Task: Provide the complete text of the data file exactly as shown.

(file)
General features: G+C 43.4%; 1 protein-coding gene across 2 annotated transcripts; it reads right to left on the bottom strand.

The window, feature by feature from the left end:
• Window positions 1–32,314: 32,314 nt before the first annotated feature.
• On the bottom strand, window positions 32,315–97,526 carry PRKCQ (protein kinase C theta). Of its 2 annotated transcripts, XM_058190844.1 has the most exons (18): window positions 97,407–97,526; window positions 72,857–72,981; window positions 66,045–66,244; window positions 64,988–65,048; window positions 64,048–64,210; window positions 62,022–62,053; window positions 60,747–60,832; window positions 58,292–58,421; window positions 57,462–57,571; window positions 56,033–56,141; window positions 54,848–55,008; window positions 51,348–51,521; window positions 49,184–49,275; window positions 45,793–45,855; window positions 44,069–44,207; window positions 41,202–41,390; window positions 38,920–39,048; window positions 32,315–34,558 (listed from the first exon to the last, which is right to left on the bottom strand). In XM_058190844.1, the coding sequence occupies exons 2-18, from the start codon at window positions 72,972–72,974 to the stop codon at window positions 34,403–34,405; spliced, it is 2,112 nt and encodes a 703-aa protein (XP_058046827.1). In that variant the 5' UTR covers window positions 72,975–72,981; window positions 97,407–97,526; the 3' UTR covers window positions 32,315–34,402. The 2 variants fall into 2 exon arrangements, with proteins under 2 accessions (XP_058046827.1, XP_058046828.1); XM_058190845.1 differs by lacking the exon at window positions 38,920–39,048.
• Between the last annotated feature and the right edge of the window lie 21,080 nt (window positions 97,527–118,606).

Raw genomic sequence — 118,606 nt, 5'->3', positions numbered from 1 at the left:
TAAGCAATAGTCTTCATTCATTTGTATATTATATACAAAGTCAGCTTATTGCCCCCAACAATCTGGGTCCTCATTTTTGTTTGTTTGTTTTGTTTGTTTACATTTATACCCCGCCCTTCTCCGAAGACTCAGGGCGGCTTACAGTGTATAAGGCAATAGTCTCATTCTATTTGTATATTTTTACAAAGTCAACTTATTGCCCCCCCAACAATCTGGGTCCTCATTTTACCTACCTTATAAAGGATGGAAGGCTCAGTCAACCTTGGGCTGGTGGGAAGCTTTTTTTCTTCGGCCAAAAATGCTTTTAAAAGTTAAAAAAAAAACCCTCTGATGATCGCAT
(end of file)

General features: G+C 43.4%; 1 protein-coding gene across 2 annotated transcripts; it reads right to left on the bottom strand.

The window, feature by feature from the left end:
• Window positions 1–32,314: 32,314 nt before the first annotated feature.
• On the bottom strand, window positions 32,315–97,526 carry PRKCQ (protein kinase C theta). Of its 2 annotated transcripts, XM_058190844.1 has the most exons (18): window positions 97,407–97,526; window positions 72,857–72,981; window positions 66,045–66,244; window positions 64,988–65,048; window positions 64,048–64,210; window positions 62,022–62,053; window positions 60,747–60,832; window positions 58,292–58,421; window positions 57,462–57,571; window positions 56,033–56,141; window positions 54,848–55,008; window positions 51,348–51,521; window positions 49,184–49,275; window positions 45,793–45,855; window positions 44,069–44,207; window positions 41,202–41,390; window positions 38,920–39,048; window positions 32,315–34,558 (listed from the first exon to the last, which is right to left on the bottom strand). In XM_058190844.1, the coding sequence occupies exons 2-18, from the start codon at window positions 72,972–72,974 to the stop codon at window positions 34,403–34,405; spliced, it is 2,112 nt and encodes a 703-aa protein (XP_058046827.1). In that variant the 5' UTR covers window positions 72,975–72,981; window positions 97,407–97,526; the 3' UTR covers window positions 32,315–34,402. The 2 variants fall into 2 exon arrangements, with proteins under 2 accessions (XP_058046827.1, XP_058046828.1); XM_058190845.1 differs by lacking the exon at window positions 38,920–39,048.
• Between the last annotated feature and the right edge of the window lie 21,080 nt (window positions 97,527–118,606).

Raw genomic sequence — 118,606 nt, 5'->3', positions numbered from 1 at the left:
TAAGCAATAGTCTTCATTCATTTGTATATTATATACAAAGTCAGCTTATTGCCCCCAACAATCTGGGTCCTCATTTTTGTTTGTTTGTTTTGTTTGTTTACATTTATACCCCGCCCTTCTCCGAAGACTCAGGGCGGCTTACAGTGTATAAGGCAATAGTCTCATTCTATTTGTATATTTTTACAAAGTCAACTTATTGCCCCCCCAACAATCTGGGTCCTCATTTTACCTACCTTATAAAGGATGGAAGGCTCAGTCAACCTTGGGCTGGTGGGAAGCTTTTTTTCTTCGGCCAAAAATGCTTTTAAAAGTTAAAAAAAAAACCCTCTGATGATCGCAT